January 5, 2022 Camden County Commission meeting at 10:00 a.m.

All the commissioners were present. The only other person in the audience besides Camden County employees was Lydia Porter who is running for Presiding Commissioner in the upcoming election.

A number of people present at the meeting were recovering from various bouts with pneumonia or the flu. Presiding Commissioner Hasty came in wearing a face mask so he was obviously trying to avoid catching whatever it was that was going around. I made a conscious effort to hold my breath as long as possible during the meeting.

The first agenda item was the Employee Handbook. The elected officials have been meeting for months to develop and revise the Employee Handbook for Camden County. The Auditor presented a few changes to the Commission for their approval.

The new version of the handbook had attempted to change the way the county handled vacation time. The Handbook Committee decided to revert back to the old vacation table that had previously been used for employee vacation time. If I understood the Auditor correctly, in addition to vacation, employees will get two personal days each year and a personal day on their birthday.

There used to be no cap on the amount of sick time that employees could accumulate. This created budget problems for the county because when employees retired, Camden County would have to pay out the employee sick time hours at 50% of the hourly rate. It was difficult for the county to predict when employees would retire and large sick time banks meant that the county could have large unforeseen expenditures for sick time payouts whenever groups of employees would retire .

The new version of the handbook initially set a cap of 720 sick hours for employees, but it sounded like this revision will establish a new cap based on how many hours the employees work each week. It was my impression from quietly listening like a little church mouse that employees will be given an option to cash out their current sick time to conform with the cap or lock in their current sick bank if it’s above the cap.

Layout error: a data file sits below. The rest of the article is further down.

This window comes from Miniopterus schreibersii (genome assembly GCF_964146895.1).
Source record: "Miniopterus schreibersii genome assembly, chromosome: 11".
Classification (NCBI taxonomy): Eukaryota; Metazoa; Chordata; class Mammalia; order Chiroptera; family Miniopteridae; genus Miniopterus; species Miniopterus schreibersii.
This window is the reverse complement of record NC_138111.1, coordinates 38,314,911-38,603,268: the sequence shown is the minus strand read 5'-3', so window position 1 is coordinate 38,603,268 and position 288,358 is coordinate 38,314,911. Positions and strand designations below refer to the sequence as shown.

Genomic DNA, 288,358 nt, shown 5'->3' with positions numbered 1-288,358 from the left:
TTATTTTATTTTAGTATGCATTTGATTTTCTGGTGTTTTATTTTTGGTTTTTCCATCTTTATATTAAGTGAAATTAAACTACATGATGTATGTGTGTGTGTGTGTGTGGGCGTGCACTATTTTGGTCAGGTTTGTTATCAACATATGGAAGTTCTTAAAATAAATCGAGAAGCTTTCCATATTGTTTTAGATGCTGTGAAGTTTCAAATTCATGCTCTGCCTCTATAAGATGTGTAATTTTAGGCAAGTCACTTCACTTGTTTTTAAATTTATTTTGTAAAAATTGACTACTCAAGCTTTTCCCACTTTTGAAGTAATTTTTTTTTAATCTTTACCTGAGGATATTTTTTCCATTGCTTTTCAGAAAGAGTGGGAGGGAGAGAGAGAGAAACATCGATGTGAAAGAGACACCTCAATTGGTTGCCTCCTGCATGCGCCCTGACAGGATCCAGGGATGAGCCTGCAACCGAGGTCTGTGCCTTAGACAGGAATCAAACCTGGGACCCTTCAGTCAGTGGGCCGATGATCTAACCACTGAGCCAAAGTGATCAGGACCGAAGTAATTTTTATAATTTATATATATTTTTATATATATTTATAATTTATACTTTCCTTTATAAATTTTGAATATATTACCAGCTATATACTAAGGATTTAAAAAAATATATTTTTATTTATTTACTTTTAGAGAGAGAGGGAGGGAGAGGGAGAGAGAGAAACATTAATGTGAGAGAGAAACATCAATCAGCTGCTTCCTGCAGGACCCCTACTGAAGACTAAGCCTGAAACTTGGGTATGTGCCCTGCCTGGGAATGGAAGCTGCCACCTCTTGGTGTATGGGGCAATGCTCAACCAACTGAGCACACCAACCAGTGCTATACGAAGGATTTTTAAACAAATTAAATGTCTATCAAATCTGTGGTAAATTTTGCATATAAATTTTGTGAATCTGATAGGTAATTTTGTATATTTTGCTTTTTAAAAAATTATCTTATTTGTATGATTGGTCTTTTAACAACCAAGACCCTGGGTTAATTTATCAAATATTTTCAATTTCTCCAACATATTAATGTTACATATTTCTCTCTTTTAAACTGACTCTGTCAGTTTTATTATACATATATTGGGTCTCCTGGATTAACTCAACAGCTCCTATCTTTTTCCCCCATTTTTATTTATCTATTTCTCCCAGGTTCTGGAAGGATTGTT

It’s understandable that these changes have caused some concerns among the county workforce. Commissioner Williams stated that while the Employee Handbook Committee has put a lot of work into developing the handbook, he felt county employees should be included on the committee in the future. They can then offer their input from an employee perspective.

My opinion: Putting a cap on employee sick time is a good idea because it encourages employees to use their sick time when they’re sick instead of socking it away into what basically becomes a retirement bonus account. When I was a supervisor, it drove me crazy when detectives would show up for work sick because they would then spread it to everyone else and I’d end up with an entire shift of sniffling and wheezing zombies shuffling around. I would usually send people home if I found out they were sick because at the very least, I didn’t want to catch whatever they had.

This sounded like an even better idea as I warily looked around the room at all of the people who were under the weather.

Commissioner Williams next mentioned that he had a concern about a policy in the Employee Handbook that authorized elected officials to search their employees. The presenters explained that the policy did not authorize elected officials to search the actual employees, but would authorize a search of their briefcases, purses, desks, backpacks, and their work areas. There was some discussion of the legality of such a policy. The Auditor stated that case law established that this sort of policy was legal. After a discussion and clarification that the policy did not authorize the searching of the employee’s person, Commissioner Williams seemed to be satisfied.